Tuesday, May 09, 2006

Really, really old men and really, really young babies and the decline of Western Civilization Part VII

[And now for some of the stuff I didn’t get around to doing while I was earning a living]

Methuselah lived 900 years and posed a serious threat to the Social Security program. Okay, serious question: If Noah could live 950 years, Adam 930 and Methuselah almost 1,000, how come we can get to maybe 80 and croak? What did they know we don’t, or, more important, what was different then? Yes, I know, I’m taking those numbers literally and I don’t believe them any more than you do but, if you take the Bible literally, you do have a problem. They lived a lot longer than we do. And I won’t even mention Sarah having a baby (Isaac) when she was in her 90s. Even she laughed at that. A mathematician--and True Believer--has actually come up with a statistical explanation that to him, at least, makes sense. He is Arnold C. Mendez Jr, on Biblestudy.org, and I’m assuming he is a mathematician because he understands what a coefficient of determination is and I don’t. He is intrigued by the fact the great flood was something of a turning point and longevity was at its longest just before and after.
After the flood the earth was completely different than the earth before. There were widespread global differences. These would include changes in the climate, composition of the atmosphere, hydrologic cycle, geologic features, cosmic radiation reaching the earth, ozone concentration, ultra violet light, background radiation, genetics, diet, and a host of other subtle and/or profound chemical and physiological changes. These changes caused a rapid decline of the longevity of post flood humanity.

He came up with the formula: y=487.78exp(-0.0907x) where x represents the generation number. [I have absolutely what I have just pasted here and if it turns out to be obscene, forgive me]. After 20 generations, longevity matched reality and the decline perfectly--more or less--matched an exponential curve. He submits that’s a lot more mathematics than the alleged authors of the Bible could have known. Of course he also admits an 11% margin of error, but we’re talking metaphysics and statistics here. [And thanks to Laurie Snell and the good folks at Chance News at Dartmouth. May you live 546 years.]

We still have the best medicine in the world and--oh my--is that a baby crying? Can't be Latvia--Just below I did my screed on health care and people who argue against “socialized” medicine. I pointed out that the claim that we already have the best medical care in the world is nonsense and not a valid argument against universal insurance. New data supports my claim. It turns out we rank on the bottom of the list for the survival rate of newborns. We are down there with Hungary, Poland, Slovakia and Malta. If it make you feel better, Latvia has it worse. We have a death rate of 5 per 1,000 babies born. Almost 30 other countries do better. Vietnam and Colombia had the best record. They all have universal health care. You know all those people falling through the cracks in our harebrained system? Well, most of them are babies.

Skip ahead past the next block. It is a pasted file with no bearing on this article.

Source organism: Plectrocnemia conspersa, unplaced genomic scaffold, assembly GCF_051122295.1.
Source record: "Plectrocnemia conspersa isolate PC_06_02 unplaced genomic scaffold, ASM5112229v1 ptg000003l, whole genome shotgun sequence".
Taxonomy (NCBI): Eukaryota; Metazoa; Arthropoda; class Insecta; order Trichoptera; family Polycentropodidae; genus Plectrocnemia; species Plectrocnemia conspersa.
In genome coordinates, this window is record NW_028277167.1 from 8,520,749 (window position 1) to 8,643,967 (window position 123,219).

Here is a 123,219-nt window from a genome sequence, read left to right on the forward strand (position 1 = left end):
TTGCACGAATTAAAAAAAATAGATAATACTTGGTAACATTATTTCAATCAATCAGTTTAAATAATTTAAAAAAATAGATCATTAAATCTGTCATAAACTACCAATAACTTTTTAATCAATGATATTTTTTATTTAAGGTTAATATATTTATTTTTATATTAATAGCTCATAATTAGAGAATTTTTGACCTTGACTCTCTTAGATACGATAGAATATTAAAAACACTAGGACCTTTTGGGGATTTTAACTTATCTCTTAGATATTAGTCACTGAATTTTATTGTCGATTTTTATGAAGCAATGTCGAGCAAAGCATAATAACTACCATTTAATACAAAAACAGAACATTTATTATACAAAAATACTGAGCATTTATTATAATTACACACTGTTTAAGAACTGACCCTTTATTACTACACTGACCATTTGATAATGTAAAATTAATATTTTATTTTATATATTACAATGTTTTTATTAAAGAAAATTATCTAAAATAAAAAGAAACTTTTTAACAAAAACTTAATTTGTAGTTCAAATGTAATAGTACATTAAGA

[Cartoon from www.twainquotes.com, chart from the AP]


chsw10605 said...

I really doubt that Kazakhstan, Jordan, Brazil, etc. have such low rates. The rates on infant mortality depend on official statistics. These are like Mainland China's official air pollution statistics. If you believe them, then you believe that each Mainland Chinese has one flatulent episode yearly.

chsw10605 said...

Oh, I forgot. Joel - til 1120.


chsw10605 said...

I have more than just my gut reaction to the infant mortality statistics. Check this out: http://www.qando.net/trackbacks.aspx?Entry=3848

Anonymous said...

I went back but don't know what I'm looking at.


chsw10605 said...

j, what you are looking at is the bowl of apples and oranges that is produced when one combines official statistics from different countries. The example of the different criteria of Switzerland vs. USA for what constitutes a "live birth" is striking. Most live-born premature babies would not be counted in Switzerland's live-birth stats. More importantly, neither would those live-born preemies who die during their first year of life. This is different than in the USA. Other examples are in the qando.net article.